A Spectacle of Spectacles: Dancing in Glasses

PicsArt_04-22-12.16.51A particular trait that Evryn and I share, aside from loving this beautiful artform, is the fact that we both have horrendous vision. We have roughly the same quality of vision, although her prescription is slightly stronger than mine. We employ the wonderful technology of high index lenses so as not to walk around with Coke-bottle thick glass on our faces. She has worn contacts in the past, although not in recent years. I’ve never been able to wear contacts myself. Without corrective lenses, we live inside an Impressionist painting with a few extra blur filters added on.

A major component of Raqs Sharqi (belly dance), and any dance, for the stage is presentation. The glitz and the glamour. The costuming, the makeup, the accessories. One thing I noticed very quickly as I saw more and more performances, was that no one ever really danced in glasses. When I became involved with the wider community and the workshop circuit, those I saw at the shows who typically wore glasses removed them for their performance. Whether they wore contacts or stayed half blind, I can’t say.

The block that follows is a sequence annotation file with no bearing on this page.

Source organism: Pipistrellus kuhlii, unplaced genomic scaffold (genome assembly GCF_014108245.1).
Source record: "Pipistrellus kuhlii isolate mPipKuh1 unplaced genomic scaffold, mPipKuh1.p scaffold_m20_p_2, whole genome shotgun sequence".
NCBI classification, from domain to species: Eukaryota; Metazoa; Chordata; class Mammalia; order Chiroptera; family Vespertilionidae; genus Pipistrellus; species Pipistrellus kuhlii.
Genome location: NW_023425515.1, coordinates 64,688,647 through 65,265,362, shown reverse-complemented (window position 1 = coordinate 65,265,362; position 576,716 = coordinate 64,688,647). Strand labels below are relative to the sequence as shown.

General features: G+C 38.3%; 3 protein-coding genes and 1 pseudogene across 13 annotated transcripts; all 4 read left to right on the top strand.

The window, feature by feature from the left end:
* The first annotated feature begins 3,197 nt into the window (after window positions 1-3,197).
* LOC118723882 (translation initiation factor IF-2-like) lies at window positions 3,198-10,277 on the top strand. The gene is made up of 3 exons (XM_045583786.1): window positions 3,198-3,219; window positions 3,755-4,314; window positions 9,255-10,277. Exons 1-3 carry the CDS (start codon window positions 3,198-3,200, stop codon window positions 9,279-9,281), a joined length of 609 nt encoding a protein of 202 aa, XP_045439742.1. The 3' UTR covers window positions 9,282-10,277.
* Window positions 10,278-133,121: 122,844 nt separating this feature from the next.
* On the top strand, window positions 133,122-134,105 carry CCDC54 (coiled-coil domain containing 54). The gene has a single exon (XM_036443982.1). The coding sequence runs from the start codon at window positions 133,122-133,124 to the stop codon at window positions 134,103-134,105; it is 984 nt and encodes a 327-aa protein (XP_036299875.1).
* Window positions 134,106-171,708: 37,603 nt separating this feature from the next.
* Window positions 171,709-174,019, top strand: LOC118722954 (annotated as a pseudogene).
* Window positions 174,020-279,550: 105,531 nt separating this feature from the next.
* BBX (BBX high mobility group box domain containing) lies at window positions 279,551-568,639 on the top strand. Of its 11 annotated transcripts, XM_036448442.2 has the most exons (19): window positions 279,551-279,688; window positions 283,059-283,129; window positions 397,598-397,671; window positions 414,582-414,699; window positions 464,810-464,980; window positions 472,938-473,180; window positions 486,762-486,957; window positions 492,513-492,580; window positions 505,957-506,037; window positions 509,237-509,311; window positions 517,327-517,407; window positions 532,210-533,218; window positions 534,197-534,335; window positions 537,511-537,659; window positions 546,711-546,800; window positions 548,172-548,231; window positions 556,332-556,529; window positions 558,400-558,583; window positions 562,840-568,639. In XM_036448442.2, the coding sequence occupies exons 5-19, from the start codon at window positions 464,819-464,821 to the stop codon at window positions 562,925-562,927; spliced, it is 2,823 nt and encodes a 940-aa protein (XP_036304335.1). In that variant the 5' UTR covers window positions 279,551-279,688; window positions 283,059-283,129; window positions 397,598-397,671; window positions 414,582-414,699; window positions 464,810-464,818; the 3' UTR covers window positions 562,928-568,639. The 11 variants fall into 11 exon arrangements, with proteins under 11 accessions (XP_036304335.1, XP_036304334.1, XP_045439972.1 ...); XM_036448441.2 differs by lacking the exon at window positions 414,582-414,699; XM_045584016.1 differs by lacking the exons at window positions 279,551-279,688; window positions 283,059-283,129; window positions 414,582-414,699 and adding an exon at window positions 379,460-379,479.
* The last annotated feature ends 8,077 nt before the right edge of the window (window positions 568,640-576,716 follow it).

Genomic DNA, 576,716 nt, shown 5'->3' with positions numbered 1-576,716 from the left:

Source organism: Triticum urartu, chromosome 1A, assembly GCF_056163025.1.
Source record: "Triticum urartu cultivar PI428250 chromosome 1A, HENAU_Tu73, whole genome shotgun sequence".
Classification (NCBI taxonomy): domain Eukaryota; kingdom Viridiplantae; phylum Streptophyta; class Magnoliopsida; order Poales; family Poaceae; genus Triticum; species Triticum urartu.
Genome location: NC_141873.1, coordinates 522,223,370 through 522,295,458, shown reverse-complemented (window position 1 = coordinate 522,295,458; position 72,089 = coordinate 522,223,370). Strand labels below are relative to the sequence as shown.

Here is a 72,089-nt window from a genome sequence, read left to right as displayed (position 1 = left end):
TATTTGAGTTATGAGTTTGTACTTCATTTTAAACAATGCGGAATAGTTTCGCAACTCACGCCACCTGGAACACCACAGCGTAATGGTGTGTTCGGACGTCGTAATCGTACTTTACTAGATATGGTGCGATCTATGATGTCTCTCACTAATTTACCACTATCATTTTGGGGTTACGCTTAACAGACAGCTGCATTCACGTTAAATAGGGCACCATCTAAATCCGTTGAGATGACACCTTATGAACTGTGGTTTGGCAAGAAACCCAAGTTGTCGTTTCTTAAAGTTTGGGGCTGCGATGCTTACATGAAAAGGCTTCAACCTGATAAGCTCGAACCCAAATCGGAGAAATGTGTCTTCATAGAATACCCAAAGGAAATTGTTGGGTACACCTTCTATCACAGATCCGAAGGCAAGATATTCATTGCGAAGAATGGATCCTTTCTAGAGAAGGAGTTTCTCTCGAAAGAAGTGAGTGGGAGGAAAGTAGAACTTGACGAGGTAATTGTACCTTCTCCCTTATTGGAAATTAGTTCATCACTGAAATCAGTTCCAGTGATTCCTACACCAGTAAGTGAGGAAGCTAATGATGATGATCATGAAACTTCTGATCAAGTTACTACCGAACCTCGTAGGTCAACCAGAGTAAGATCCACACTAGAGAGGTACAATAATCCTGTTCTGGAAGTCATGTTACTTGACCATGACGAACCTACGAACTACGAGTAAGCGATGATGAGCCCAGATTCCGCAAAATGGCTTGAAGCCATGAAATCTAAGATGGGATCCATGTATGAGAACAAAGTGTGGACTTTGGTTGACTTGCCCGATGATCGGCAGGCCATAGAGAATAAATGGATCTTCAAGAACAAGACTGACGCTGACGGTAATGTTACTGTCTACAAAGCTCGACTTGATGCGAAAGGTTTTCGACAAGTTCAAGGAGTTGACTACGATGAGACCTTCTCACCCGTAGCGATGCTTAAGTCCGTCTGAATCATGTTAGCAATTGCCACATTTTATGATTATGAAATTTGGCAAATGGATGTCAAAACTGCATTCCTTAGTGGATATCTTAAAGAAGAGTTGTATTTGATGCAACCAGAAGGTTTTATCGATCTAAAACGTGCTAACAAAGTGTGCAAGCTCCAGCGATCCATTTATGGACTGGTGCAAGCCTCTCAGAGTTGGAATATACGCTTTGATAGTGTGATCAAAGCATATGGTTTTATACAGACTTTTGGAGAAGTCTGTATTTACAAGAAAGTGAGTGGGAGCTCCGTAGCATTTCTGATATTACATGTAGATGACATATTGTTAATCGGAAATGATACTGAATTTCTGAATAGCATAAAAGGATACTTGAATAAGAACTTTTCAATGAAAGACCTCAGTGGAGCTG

But, seriously, I am all of the blind. I can see shapes and color, but more than a few feet away and I lose pretty much any degree of detail. I like to connect with the audience, see their reactions, interact with them a bit. When I don’t wear glasses, people generally look like demons from some horror movie, with blurry beige faces and fuzzy black voids where their eyes and mouths should be. So, if I can’t see, connecting can be…difficult.

I have also always been photosensitive. Going outside on a bright day gives me an instant headache, so I pay the price hike for Transitions lenses. Bright stage lighting can be an issue, even when I can see, but I can so see myself running into things and falling off stages if I try to dance blind. Thus, I never have.

At this point, I think it has become part of my overall style. I always like to emphasize how anyone can take part in this dance, regardless of size, gender, disability, look, impairment, situation. Belly dance on the whole is a very inclusive dance form, at least at the community level. I’m sure different regions expect a certain look on the professional level, but I’m not a pro, and I wager most dancers aren’t. I have no intention of being a professional. I’ve never danced for money. I’ve never intended to do so. I adore this dance, and I love performing. I just don’t get many opportunities to do so.

So, I dance in glasses. I think more dancers should. Embrace your imperfections. I’ve never been criticized for my bespectacled presentation. I doubt most people notice much. I have seen some online say that it ruins the aesthetic, but perhaps that’s just because we never see dancers, in really any dance form, wear them.

Join me, my myopic sisters and brothers! Let us begin the spectacle of spectacles and bring glasses to the stage! Bring on the sparkly frames and the smokey eye makeup! You can be glamorous and blind as a bat at the same time. Trust me.

Improvisation from the Vanessa of Cairo show in Tulsa, Ok, June, 2017.

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